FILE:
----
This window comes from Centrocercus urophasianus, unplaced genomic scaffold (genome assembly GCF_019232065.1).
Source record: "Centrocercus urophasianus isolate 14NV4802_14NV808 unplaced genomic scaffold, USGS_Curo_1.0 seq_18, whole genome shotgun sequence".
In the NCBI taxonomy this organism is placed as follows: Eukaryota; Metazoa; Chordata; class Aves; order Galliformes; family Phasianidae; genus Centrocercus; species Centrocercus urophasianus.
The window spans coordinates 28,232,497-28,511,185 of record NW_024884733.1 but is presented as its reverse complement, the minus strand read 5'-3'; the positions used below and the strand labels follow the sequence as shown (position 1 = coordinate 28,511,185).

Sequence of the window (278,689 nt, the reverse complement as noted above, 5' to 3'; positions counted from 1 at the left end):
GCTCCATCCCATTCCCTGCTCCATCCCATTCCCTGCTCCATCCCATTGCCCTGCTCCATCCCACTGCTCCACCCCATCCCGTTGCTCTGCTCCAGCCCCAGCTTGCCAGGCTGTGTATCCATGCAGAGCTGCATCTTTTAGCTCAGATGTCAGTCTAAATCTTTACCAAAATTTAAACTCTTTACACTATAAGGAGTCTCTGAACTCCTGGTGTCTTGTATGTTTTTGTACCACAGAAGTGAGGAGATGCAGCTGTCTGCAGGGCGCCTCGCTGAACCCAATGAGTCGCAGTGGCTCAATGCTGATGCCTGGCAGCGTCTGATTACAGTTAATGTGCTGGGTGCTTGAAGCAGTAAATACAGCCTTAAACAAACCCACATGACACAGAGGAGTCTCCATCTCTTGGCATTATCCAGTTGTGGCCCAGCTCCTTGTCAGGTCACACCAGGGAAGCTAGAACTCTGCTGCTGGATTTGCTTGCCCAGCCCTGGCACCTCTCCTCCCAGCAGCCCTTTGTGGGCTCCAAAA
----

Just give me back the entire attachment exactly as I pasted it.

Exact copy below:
This window comes from Centrocercus urophasianus, unplaced genomic scaffold (genome assembly GCF_019232065.1).
Source record: "Centrocercus urophasianus isolate 14NV4802_14NV808 unplaced genomic scaffold, USGS_Curo_1.0 seq_18, whole genome shotgun sequence".
In the NCBI taxonomy this organism is placed as follows: Eukaryota; Metazoa; Chordata; class Aves; order Galliformes; family Phasianidae; genus Centrocercus; species Centrocercus urophasianus.
The window spans coordinates 28,232,497-28,511,185 of record NW_024884733.1 but is presented as its reverse complement, the minus strand read 5'-3'; the positions used below and the strand labels follow the sequence as shown (position 1 = coordinate 28,511,185).

Sequence of the window (278,689 nt, the reverse complement as noted above, 5' to 3'; positions counted from 1 at the left end):
GCTCCATCCCATTCCCTGCTCCATCCCATTCCCTGCTCCATCCCATTGCCCTGCTCCATCCCACTGCTCCACCCCATCCCGTTGCTCTGCTCCAGCCCCAGCTTGCCAGGCTGTGTATCCATGCAGAGCTGCATCTTTTAGCTCAGATGTCAGTCTAAATCTTTACCAAAATTTAAACTCTTTACACTATAAGGAGTCTCTGAACTCCTGGTGTCTTGTATGTTTTTGTACCACAGAAGTGAGGAGATGCAGCTGTCTGCAGGGCGCCTCGCTGAACCCAATGAGTCGCAGTGGCTCAATGCTGATGCCTGGCAGCGTCTGATTACAGTTAATGTGCTGGGTGCTTGAAGCAGTAAATACAGCCTTAAACAAACCCACATGACACAGAGGAGTCTCCATCTCTTGGCATTATCCAGTTGTGGCCCAGCTCCTTGTCAGGTCACACCAGGGAAGCTAGAACTCTGCTGCTGGATTTGCTTGCCCAGCCCTGGCACCTCTCCTCCCAGCAGCCCTTTGTGGGCTCCAAAA